BLM Lands and Solar Energy Projects: What You Need to Know
Past and current presidential administrations have worked to propel renewable energy use to curb climate change. In 2012 the U.S. Department of Interior’s (DOI) Bureau of Land Management (BLM) finalized the Western Solar Plan, a six-state plan changing Land Use Plans in order “to facilitate utility-scale solar energy by designating Solar Energy Zones (SEZs) in areas of low resource conflict, access to transmission, and a high potential for solar energy development on public lands.” These states include Arizona, California, Colorado, Nevada, New Mexico, and Utah, where roughly 285,000 acres were designated as SEZs.
Currently, three Solar Energy Zones exist in Arizona, including the Agua Caliente, Brenda, and Gillespie. The Brenda and Gillespie SEZs were identified in Arizona through the Record of Decision (ROD). The Agua Caliente SEZ was subsequently identified through a statewide planning effort for facilitating renewable energy development and finalized in January 2013.
What is the issue?
Outside of SEZs, additional areas have been declared variance areas designed to allow key stakeholders to enter discussions before solar can be designated in these areas. Variance areas are defined as BLM-administered lands identified in the 2012 Western Solar Plan as potentially available to applications for utility-scale solar energy rights-of-way with special stipulations or considerations that are outside of exclusion areas and SEZs, except where those allocations have been superseded by subsequent BLM land use planning decisions. In Arizona, 3,380,877 acres were identified as Variance areas.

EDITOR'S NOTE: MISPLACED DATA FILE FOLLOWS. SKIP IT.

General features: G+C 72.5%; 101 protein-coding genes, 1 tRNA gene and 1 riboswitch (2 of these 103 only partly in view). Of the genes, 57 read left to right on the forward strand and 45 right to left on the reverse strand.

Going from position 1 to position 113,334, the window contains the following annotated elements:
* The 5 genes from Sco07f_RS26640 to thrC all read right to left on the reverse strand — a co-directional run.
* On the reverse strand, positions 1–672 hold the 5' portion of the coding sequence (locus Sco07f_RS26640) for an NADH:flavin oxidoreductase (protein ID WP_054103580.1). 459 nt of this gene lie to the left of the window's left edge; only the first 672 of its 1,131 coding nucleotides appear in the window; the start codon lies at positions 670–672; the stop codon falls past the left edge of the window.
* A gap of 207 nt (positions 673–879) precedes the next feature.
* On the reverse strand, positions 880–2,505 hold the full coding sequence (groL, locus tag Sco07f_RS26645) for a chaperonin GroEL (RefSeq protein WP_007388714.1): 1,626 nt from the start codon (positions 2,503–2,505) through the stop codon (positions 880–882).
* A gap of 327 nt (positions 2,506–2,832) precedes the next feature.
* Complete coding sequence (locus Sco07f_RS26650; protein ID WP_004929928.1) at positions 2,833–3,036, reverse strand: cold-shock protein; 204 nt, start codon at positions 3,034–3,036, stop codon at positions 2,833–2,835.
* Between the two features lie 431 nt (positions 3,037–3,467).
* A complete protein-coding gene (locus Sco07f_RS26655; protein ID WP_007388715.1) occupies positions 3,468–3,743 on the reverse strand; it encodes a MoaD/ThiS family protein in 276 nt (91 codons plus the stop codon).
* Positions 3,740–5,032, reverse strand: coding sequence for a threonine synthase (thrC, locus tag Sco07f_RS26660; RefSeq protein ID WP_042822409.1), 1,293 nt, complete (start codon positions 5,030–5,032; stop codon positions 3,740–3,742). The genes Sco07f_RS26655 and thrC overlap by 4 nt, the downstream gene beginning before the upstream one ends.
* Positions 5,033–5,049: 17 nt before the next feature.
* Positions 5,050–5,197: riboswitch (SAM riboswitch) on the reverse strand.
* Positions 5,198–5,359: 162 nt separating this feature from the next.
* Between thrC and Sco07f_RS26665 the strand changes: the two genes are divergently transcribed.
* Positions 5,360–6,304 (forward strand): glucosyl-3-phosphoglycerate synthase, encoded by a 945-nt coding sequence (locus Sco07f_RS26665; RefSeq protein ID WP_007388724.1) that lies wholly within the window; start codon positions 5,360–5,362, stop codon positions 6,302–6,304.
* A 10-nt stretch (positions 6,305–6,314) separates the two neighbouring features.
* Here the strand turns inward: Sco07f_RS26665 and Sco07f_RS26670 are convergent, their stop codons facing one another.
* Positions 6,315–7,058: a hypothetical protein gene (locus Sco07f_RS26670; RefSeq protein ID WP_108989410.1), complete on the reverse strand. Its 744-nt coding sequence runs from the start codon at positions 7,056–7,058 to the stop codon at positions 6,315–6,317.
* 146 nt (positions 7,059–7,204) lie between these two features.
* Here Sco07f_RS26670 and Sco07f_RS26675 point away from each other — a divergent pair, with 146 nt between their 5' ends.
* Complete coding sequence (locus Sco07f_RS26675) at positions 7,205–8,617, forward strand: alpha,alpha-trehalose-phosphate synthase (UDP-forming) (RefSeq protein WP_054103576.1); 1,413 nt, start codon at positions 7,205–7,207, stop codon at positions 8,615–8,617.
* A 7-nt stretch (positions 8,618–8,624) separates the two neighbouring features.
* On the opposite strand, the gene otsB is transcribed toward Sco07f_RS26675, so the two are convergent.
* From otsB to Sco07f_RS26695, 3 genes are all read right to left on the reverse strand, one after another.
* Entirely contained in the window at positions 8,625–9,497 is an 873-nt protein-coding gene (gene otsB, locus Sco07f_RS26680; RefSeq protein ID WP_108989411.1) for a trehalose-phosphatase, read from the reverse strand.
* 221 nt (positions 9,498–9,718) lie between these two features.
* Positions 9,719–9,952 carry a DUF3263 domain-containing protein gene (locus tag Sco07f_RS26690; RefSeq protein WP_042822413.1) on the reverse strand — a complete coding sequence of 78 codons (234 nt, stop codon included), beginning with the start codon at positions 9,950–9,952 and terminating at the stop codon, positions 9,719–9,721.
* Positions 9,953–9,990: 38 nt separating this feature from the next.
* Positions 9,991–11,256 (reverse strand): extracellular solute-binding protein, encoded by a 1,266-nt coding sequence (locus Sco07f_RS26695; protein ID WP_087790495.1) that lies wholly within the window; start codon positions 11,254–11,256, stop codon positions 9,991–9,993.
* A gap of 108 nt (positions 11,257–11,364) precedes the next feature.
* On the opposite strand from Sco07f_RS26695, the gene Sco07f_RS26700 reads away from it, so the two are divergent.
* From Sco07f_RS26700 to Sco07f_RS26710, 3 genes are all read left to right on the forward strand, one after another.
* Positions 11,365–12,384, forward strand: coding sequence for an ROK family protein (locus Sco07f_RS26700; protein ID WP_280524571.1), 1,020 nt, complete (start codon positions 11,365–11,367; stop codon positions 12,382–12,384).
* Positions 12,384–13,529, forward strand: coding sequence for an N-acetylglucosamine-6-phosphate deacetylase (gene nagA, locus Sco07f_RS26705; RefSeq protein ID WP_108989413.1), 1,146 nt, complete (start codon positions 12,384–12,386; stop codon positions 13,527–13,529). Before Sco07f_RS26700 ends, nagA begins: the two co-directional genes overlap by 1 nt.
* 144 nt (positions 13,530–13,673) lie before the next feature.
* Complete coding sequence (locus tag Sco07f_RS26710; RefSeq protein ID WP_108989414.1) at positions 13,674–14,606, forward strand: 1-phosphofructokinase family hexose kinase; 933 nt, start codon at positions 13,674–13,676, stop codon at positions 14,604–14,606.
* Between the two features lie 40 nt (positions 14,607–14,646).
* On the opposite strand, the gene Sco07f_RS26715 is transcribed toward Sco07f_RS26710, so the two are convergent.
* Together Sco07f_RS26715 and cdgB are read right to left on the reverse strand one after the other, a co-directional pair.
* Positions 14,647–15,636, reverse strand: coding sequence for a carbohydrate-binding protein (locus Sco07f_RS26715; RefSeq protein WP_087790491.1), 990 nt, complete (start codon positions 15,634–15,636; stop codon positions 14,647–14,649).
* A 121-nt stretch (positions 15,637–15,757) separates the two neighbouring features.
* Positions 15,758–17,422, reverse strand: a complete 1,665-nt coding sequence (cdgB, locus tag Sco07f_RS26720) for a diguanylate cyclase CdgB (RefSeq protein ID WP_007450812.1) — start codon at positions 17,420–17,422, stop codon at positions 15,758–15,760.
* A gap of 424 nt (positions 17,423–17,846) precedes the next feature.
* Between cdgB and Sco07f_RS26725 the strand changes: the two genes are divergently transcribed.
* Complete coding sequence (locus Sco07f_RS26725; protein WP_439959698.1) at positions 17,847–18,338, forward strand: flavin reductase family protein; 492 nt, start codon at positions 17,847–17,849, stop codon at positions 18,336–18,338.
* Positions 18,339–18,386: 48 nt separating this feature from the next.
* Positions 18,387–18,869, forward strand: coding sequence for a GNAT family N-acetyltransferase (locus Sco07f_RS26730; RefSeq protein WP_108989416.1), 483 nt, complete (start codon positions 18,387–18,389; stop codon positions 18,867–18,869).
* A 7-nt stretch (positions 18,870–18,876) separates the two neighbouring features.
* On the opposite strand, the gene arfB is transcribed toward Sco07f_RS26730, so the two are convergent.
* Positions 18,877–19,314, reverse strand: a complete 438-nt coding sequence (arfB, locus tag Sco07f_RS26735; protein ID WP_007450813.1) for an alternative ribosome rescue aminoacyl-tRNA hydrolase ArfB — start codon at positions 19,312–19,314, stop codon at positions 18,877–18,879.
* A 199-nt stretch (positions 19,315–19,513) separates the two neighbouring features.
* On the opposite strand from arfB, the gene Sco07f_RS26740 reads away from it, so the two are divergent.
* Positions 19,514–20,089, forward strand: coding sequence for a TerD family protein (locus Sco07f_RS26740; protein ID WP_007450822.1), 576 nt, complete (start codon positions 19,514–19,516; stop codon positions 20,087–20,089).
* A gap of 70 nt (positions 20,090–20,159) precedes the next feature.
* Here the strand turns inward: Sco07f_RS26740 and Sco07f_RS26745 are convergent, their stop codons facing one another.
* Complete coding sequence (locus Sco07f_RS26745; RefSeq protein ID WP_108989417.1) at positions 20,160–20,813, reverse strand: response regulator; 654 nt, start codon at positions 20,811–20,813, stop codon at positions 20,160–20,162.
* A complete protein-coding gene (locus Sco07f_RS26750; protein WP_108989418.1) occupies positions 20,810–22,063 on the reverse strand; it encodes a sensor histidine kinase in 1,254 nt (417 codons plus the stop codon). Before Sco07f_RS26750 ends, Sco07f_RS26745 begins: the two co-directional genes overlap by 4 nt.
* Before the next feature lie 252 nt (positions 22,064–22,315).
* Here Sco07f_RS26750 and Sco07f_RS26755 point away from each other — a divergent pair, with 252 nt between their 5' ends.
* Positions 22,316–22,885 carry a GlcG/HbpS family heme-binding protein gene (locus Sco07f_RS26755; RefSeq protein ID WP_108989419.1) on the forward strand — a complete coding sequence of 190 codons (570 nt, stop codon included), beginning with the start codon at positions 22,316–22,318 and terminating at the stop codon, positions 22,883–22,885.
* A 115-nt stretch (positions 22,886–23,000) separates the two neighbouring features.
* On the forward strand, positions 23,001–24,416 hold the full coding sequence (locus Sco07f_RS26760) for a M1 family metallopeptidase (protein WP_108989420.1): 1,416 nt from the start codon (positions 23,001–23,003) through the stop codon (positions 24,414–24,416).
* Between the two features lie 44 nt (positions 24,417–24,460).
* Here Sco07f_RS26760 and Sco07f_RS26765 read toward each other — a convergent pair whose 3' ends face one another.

Variance areas are considered appropriate for utility-scale solar energy through a case-by-case application process. Throughout the process, BLM works alongside corresponding departments, including Federal, State, and local agencies and tribes, and public outreach. The process considers impacts on habitats, major land uses already permitted by BLM, physical exclusions, and critical environments along with social and economic effects on the population in the area; rural lifestyles; air quality; visual impact; surface and groundwater quality and quantify; change to any stream or body of water; existing noise levels; the surface of the land, including vegetation, permafrost, soil, soil stability; historic or archaeological resources or properties; populations of fish, plant life, wildlife, marine life, threatened and endangered species, marine mammals.
BLM may request the applicant to modify the application, request more information or otherwise deny the application altogether. It is important to note, where the BLM determines it appropriate, the Bureau has the discretion to consider a solar project proposed within an exclusion area. Click here for more information about the variance process.
We encourage you to review the map of SEZ designations, which also shows variance areas throughout Arizona. Also available is a map of lands excluded from BLM’s solar development program. If you hear or experience issues with variance areas within your county, please reach out to firstname.lastname@example.org. You may also reach out to your local BLM office for additional information.